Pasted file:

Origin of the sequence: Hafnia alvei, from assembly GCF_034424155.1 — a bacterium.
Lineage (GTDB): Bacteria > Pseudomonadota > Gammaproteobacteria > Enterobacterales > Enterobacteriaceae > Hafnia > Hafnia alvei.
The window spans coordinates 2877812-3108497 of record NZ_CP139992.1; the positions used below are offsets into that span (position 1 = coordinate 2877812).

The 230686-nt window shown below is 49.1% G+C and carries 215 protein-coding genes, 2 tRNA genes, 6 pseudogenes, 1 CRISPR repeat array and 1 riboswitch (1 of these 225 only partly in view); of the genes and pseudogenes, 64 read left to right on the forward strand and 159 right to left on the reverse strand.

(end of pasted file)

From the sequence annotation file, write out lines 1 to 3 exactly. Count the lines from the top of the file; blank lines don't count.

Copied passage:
Origin of the sequence: Hafnia alvei, from assembly GCF_034424155.1 — a bacterium.
Lineage (GTDB): Bacteria > Pseudomonadota > Gammaproteobacteria > Enterobacterales > Enterobacteriaceae > Hafnia > Hafnia alvei.
The window spans coordinates 2877812-3108497 of record NZ_CP139992.1; the positions used below are offsets into that span (position 1 = coordinate 2877812).